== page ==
But in these verses Luke takes pain to show just how weak-willed and unconcerned for justice Pilate was. The yelling and shouting of a mob prevailed over him. He decided (the Greek can mean "passed judgment") to grant their demand rather than the righteous demand of justice. He released a man whose black character Luke paints with the words "insurrection and murder." And he surrendered not only his feeble intentions but his commission under Rome and under God (for Genesis 9:5-6, which establishes human government to protect human life, applies to Gentiles as well as to Jews) not to the will of the Jewish people but to the will of an unruly crowd. Thus Luke makes clear that Pilate's share of guilt is great.

26. As the Roman soldiers led Yeshua away, they grabbed hold of a man from Cyrene named Shim‘on, who was on his way in from the country. They put the execution-stake on his back and made him carry it behind Yeshua.
Grabbed hold of a man from Cyrene. No Roman soldier would think of carrying a sentenced criminal's cross, nor would any Jew willingly do so. Yeshua's strength apparently gave out; the soldiers pressed into service the first adequate person they could find.

27. Large numbers of people followed, including women crying and wailing over him.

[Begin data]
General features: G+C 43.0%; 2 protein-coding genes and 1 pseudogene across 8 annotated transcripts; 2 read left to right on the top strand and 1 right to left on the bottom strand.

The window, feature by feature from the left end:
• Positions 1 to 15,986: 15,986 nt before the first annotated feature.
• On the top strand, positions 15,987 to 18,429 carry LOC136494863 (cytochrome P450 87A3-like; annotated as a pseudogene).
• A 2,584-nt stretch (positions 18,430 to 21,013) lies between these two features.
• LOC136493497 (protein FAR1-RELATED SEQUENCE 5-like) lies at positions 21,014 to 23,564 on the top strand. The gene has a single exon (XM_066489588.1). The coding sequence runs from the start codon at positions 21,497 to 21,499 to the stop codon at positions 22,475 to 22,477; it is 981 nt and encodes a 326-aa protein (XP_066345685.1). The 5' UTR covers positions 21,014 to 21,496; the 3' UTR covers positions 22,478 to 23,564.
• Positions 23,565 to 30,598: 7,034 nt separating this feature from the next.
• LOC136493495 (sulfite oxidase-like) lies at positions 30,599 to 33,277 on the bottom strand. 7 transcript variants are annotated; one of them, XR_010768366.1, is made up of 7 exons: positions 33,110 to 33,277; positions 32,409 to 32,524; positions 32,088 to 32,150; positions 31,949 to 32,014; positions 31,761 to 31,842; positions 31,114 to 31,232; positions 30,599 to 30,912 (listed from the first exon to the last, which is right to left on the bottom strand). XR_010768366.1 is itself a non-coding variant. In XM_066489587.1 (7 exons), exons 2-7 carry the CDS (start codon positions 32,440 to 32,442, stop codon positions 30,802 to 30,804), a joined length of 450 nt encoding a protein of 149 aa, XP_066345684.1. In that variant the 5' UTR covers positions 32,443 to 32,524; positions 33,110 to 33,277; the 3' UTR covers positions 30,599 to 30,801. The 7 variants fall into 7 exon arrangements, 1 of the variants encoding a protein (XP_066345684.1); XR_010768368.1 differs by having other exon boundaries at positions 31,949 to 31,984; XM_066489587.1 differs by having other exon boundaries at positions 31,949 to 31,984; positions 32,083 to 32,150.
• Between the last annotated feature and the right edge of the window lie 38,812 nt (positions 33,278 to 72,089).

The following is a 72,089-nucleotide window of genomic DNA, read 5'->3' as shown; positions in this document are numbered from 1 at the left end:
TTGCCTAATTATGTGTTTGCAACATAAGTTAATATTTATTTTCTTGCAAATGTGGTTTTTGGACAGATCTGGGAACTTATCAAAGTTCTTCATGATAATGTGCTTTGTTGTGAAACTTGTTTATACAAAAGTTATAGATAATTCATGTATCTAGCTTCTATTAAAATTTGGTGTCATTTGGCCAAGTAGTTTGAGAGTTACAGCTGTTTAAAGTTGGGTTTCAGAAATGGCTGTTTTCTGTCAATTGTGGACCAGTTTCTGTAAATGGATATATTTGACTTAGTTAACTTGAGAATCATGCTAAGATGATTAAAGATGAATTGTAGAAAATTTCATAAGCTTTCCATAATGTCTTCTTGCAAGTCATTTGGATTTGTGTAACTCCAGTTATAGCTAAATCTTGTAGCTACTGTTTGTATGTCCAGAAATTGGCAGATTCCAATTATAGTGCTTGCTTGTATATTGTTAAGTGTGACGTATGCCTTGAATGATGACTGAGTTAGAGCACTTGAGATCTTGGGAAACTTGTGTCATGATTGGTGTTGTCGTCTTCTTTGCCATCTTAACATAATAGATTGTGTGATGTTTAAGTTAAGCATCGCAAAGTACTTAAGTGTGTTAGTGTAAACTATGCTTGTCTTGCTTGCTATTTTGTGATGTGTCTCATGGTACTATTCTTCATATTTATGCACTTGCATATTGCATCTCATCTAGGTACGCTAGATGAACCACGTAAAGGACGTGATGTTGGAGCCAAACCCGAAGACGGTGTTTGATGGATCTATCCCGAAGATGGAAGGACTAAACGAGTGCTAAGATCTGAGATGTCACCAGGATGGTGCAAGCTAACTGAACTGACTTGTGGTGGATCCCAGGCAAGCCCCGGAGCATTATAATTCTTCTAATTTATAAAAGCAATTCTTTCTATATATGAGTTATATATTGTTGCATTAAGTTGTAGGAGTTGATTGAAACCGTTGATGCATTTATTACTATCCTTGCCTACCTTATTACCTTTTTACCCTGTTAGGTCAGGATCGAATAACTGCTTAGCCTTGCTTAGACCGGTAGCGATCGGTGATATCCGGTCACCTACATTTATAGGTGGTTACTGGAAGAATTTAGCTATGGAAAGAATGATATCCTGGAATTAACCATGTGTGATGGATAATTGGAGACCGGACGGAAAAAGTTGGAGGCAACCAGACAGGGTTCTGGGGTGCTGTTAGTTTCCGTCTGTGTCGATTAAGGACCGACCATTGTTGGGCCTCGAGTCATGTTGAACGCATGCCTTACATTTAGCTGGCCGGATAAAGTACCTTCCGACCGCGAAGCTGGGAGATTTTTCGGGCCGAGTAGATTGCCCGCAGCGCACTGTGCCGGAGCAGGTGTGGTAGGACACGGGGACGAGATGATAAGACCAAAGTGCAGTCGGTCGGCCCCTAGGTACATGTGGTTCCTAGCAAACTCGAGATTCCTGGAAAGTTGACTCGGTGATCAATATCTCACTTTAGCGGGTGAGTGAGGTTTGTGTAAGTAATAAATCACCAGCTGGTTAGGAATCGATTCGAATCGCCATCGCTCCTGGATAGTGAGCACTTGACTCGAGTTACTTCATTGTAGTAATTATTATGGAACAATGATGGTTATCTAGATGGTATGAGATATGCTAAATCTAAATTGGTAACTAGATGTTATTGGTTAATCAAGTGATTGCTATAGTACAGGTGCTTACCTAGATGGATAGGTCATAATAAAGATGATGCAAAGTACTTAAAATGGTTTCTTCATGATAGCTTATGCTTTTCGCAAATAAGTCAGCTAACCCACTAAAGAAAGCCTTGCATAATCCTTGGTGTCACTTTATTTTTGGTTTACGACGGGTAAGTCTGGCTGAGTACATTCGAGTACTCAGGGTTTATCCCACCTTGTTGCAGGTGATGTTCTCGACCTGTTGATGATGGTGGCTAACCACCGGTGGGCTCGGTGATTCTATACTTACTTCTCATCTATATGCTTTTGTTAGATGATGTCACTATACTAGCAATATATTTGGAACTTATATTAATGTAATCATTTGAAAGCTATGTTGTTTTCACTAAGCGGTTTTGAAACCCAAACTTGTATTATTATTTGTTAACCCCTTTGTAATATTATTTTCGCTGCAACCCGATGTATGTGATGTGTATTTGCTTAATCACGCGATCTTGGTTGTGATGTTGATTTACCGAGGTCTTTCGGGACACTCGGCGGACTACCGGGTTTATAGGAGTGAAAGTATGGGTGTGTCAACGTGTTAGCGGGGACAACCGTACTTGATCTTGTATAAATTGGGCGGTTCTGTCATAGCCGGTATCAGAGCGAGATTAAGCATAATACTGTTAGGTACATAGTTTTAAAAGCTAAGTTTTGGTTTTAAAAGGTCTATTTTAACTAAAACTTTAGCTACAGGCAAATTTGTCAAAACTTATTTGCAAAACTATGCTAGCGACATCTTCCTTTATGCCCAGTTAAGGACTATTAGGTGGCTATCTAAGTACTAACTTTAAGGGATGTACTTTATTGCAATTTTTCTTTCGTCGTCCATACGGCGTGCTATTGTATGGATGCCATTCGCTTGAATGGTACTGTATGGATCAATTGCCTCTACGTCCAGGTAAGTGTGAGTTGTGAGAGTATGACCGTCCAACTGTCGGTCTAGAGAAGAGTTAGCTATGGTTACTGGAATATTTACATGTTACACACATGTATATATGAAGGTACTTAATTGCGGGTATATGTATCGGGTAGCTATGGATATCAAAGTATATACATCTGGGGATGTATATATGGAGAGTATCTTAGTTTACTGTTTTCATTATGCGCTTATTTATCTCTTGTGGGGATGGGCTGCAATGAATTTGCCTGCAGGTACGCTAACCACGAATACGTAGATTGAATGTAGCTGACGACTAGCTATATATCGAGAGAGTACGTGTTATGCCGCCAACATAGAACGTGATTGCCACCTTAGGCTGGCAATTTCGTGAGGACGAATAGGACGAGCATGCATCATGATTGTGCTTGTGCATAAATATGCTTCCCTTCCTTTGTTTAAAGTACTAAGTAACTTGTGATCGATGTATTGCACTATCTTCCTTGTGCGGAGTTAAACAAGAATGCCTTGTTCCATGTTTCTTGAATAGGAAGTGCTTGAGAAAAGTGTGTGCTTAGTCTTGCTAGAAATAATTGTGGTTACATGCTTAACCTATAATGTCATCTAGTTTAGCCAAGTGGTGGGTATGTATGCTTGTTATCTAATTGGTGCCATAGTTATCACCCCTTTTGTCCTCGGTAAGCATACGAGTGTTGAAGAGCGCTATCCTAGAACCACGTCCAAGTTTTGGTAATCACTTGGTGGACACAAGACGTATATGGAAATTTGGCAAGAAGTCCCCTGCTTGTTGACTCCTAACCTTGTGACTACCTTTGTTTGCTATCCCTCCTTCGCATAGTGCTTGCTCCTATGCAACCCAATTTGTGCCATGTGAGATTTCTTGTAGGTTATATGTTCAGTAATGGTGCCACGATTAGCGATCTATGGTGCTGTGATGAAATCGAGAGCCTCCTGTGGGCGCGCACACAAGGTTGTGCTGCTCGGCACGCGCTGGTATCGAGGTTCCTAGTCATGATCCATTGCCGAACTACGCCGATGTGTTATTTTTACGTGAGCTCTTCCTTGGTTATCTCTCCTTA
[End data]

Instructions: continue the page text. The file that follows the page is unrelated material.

28. Yeshua turned to them and said, “Daughters of Yerushalayim, don’t cry for me; cry for yourselves and your children!
29. For the time is coming when people will say, ‘The childless women are the lucky ones — those whose wombs have never borne a child, whose breasts have never nursed a baby!
30. Then They will begin to say to the mountains, ‘Fall on us!’ and to the hills, ‘Cover us! (Hosea 10:8)
Since the citing of a Bible quotation in a Jewish text is meant to call to mind the entire context of the passage, it is worthwhile considering all of the tenth chapter of the prophet Hosea. In it Israel is described as a "luxuriant vine," very prosperous (v. 1), but ungrateful to God (v. 2). Therefore, says Hosea, "Surely now they will say, 'We have no king because we did not fear Adonai. And as for the king, what can he do for us?'"(v. 3); given distrust of God and his son, what good can King Yeshua do? "They swear falsely,... their judgment springs up like hemlock" (v. 4), like poison, as when the irregular meeting of Sanhedrin members illegally condemned Yeshua. As punishment, "Israel will be ashamed" (v. 6), so that "they will say to the mountains, 'Cover us!' and to the hills, 'Fall on us!'"(v. 8) rather than suffer such shame. Not only that, but "When it is my desire," that is, God's desire, "I will punish them, and the peoples," the Gentile nations, "will be gathered against them" (v. 10). The solution for a people in such a miserable state is to "Sow for yourselves according to righteousness, reap according to mercy, break up your fallow ground; for it is time to seek Adonai" (v. 12). In other words, repent, return to God. The advice is sound for all eras, as much in our own day as in Yeshua's or Hosea's, especially in the light of v. 31 of our present text, which says that if such terrible things happen when the wood is green and cannot burn well, that is, on the day when innocent Yeshua is put to death as a criminal, how much worse it will become as the years pass and resentment of the Messiah and his followers hardens (especially when that resentment is inflamed by evil deeds done in the Messiah's name by those claiming to be his followers). See Appendix, page 933.